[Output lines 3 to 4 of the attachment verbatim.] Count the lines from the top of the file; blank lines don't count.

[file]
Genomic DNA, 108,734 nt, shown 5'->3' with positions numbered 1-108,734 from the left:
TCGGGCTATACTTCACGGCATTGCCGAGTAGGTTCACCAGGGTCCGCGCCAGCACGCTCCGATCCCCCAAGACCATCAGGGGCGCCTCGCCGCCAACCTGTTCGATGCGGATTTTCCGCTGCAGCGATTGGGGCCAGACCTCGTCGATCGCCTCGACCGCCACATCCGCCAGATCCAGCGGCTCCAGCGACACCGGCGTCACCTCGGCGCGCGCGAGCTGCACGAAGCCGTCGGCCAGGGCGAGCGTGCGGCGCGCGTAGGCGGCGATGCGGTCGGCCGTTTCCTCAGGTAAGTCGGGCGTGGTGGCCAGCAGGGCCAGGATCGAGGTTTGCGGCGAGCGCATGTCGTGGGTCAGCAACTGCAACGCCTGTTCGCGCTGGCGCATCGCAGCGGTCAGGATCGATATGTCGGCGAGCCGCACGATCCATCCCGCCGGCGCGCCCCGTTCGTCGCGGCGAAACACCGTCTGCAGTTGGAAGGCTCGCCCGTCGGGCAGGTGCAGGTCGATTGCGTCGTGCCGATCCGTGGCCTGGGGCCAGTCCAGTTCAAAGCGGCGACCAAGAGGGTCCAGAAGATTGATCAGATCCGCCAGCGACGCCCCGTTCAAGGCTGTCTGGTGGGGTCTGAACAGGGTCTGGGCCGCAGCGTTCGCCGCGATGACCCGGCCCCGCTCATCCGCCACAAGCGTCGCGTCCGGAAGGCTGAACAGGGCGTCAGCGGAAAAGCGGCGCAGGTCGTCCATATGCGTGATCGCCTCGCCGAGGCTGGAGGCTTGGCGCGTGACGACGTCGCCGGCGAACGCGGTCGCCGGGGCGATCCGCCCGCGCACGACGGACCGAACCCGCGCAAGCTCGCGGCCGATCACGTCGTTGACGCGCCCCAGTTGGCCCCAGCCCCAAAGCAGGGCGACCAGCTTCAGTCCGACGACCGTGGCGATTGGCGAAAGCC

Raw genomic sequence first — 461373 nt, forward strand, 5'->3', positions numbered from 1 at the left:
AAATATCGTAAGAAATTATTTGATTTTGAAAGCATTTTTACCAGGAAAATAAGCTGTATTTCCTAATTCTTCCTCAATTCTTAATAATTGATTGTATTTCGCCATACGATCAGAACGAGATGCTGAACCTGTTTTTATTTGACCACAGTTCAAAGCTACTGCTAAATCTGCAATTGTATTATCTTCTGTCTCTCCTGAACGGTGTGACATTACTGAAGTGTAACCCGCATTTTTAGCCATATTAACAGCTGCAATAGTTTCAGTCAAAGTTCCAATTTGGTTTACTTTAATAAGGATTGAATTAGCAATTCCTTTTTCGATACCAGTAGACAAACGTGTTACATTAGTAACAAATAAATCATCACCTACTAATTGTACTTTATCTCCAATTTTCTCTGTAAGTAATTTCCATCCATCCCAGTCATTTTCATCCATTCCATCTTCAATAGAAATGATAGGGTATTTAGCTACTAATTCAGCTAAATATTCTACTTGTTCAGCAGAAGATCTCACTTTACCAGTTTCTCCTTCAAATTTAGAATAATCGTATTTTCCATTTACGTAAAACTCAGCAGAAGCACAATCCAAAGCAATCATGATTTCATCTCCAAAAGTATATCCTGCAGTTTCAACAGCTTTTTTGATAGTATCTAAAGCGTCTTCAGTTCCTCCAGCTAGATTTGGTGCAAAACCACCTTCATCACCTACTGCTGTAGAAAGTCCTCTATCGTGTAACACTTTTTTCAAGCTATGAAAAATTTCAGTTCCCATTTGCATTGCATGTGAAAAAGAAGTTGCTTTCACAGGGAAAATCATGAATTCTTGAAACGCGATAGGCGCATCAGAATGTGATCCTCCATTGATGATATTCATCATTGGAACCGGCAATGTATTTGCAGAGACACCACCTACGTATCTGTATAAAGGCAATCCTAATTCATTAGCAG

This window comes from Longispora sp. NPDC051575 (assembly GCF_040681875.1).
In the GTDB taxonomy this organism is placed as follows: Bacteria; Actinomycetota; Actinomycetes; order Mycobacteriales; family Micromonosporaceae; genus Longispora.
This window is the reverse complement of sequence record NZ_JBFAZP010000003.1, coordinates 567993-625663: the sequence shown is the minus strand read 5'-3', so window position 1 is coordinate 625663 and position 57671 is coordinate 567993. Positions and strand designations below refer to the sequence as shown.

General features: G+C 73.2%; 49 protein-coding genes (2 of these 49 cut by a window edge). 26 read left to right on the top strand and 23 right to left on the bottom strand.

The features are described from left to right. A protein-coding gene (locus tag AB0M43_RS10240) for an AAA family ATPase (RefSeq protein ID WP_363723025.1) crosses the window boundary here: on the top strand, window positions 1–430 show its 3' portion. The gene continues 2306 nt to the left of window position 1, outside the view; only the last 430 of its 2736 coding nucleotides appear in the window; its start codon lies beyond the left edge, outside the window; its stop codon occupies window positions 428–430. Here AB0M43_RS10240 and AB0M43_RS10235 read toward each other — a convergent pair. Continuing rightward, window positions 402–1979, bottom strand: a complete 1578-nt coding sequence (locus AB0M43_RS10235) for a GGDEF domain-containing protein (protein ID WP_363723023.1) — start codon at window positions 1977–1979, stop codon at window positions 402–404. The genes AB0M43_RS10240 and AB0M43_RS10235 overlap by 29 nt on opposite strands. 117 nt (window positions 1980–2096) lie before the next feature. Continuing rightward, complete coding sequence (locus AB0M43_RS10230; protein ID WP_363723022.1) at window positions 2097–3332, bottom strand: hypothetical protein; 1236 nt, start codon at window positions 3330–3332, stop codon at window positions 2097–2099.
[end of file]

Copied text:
Raw genomic sequence first — 461373 nt, forward strand, 5'->3', positions numbered from 1 at the left:
AAATATCGTAAGAAATTATTTGATTTTGAAAGCATTTTTACCAGGAAAATAAGCTGTATTTCCTAATTCTTCCTCAATTCTTAATAATTGATTGTATTTCGCCATACGATCAGAACGAGATGCTGAACCTGTTTTTATTTGACCACAGTTCAAAGCTACTGCTAAATCTGCAATTGTATTATCTTCTGTCTCTCCTGAACGGTGTGACATTACTGAAGTGTAACCCGCATTTTTAGCCATATTAACAGCTGCAATAGTTTCAGTCAAAGTTCCAATTTGGTTTACTTTAATAAGGATTGAATTAGCAATTCCTTTTTCGATACCAGTAGACAAACGTGTTACATTAGTAACAAATAAATCATCACCTACTAATTGTACTTTATCTCCAATTTTCTCTGTAAGTAATTTCCATCCATCCCAGTCATTTTCATCCATTCCATCTTCAATAGAAATGATAGGGTATTTAGCTACTAATTCAGCTAAATATTCTACTTGTTCAGCAGAAGATCTCACTTTACCAGTTTCTCCTTCAAATTTAGAATAATCGTATTTTCCATTTACGTAAAACTCAGCAGAAGCACAATCCAAAGCAATCATGATTTCATCTCCAAAAGTATATCCTGCAGTTTCAACAGCTTTTTTGATAGTATCTAAAGCGTCTTCAGTTCCTCCAGCTAGATTTGGTGCAAAACCACCTTCATCACCTACTGCTGTAGAAAGTCCTCTATCGTGTAACACTTTTTTCAAGCTATGAAAAATTTCAGTTCCCATTTGCATTGCATGTGAAAAAGAAGTTGCTTTCACAGGGAAAATCATGAATTCTTGAAACGCGATAGGCGCATCAGAATGTGATCCTCCATTGATGATATTCATCATTGGAACCGGCAATGTATTTGCAGAGACACCACCTACGTATCTGTATAAAGGCAATCCTAATTCATTAGCAG